Making music across the generations

Imagine the Palace stage filled with 100 kids – each one armed with an instrument – not making a single sound for nearly a minute while the waited for their signal, all eyes glued on a conductor. With a quick motion he brings the ensemble to life, playing Mussorgsky’s “The Great Gate of Kiev.”

That is how seriously the students in the Harmony Program – 25 of them who rehearse five days a week at the Palace – take their opportunity to have a master class with members of the New York Philharmonic. On November 2, 2013 it was the second time during the year that the master musicians provided a master class for the 4th through 6th graders at the Palace.

The students spent the afternoon rehearsing as a full orchestra studded with about a dozen Philharmonic players and split up by instrument into sections for intimate instruction from each of the professional musicians.

“A master class is special,” explained Michael Adelson, who conducted the orchestra for the day. “You can’t learn classical music from a book or download an app. You have to learn it from another person who has learned it from another human being.”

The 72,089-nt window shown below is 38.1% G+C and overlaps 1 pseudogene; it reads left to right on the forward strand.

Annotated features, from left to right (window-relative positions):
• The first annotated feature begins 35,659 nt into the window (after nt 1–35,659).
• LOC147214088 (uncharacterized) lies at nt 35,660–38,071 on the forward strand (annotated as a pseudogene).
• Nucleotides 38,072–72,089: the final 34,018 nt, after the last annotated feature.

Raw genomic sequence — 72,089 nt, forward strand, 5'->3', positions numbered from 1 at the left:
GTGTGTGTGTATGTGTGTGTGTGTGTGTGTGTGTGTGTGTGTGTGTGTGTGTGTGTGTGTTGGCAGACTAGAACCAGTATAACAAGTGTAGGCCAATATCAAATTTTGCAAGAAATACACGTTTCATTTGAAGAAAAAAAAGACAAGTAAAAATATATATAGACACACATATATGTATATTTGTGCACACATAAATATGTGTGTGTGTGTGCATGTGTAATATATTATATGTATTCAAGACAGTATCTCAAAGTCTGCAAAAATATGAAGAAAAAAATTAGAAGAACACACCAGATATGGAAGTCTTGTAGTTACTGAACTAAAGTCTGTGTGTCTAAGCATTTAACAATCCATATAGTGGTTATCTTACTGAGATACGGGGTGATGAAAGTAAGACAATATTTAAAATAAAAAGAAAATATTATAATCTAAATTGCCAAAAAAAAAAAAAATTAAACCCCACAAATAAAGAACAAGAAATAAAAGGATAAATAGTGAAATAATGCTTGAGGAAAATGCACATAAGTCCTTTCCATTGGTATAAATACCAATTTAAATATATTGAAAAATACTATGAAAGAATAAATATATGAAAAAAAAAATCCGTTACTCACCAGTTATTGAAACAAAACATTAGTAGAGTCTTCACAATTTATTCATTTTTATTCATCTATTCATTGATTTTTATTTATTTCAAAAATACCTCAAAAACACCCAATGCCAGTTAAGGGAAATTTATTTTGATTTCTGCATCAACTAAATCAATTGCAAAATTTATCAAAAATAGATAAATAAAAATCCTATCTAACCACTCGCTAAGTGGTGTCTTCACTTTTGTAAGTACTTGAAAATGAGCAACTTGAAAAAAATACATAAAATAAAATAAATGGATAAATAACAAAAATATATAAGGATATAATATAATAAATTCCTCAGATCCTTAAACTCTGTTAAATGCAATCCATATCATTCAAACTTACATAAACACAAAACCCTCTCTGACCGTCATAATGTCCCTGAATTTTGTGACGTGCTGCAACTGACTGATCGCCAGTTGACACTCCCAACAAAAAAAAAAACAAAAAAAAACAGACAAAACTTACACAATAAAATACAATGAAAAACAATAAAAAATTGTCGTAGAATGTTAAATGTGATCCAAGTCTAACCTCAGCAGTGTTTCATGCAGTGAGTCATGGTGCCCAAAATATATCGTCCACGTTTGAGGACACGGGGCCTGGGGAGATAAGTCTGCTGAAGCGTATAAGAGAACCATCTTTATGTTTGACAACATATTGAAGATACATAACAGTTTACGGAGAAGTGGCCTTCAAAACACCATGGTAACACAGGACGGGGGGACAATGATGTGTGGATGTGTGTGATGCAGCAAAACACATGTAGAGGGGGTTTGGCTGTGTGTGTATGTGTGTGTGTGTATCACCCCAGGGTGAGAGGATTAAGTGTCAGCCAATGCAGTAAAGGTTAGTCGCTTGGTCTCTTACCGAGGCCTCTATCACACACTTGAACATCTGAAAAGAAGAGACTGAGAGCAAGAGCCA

Between fine tuning the young orchestra – “How about we do this faster?” “Accents!” “The 1/8th notes get lost; the trick is to play them louder.” – Adelson also helped connect the young musicians to the traditions of playing classical music as an ensemble.

For instance, he described his lineage as a conductor, how his teacher, Michael Tilson Thomas, was only five instructors removed from Beethoven.

The interaction between the students and Philharmonic musicians was priceless. The mentors seemed to get as much out of the experience as the students. The passion and enthusiasm they saw in the kids reminded them of why they first picked up their instruments decades ago.

The commitment and discipline and progress and flat-out joy that our kids display while engaged in these activities is a constant reminder of why we do our work.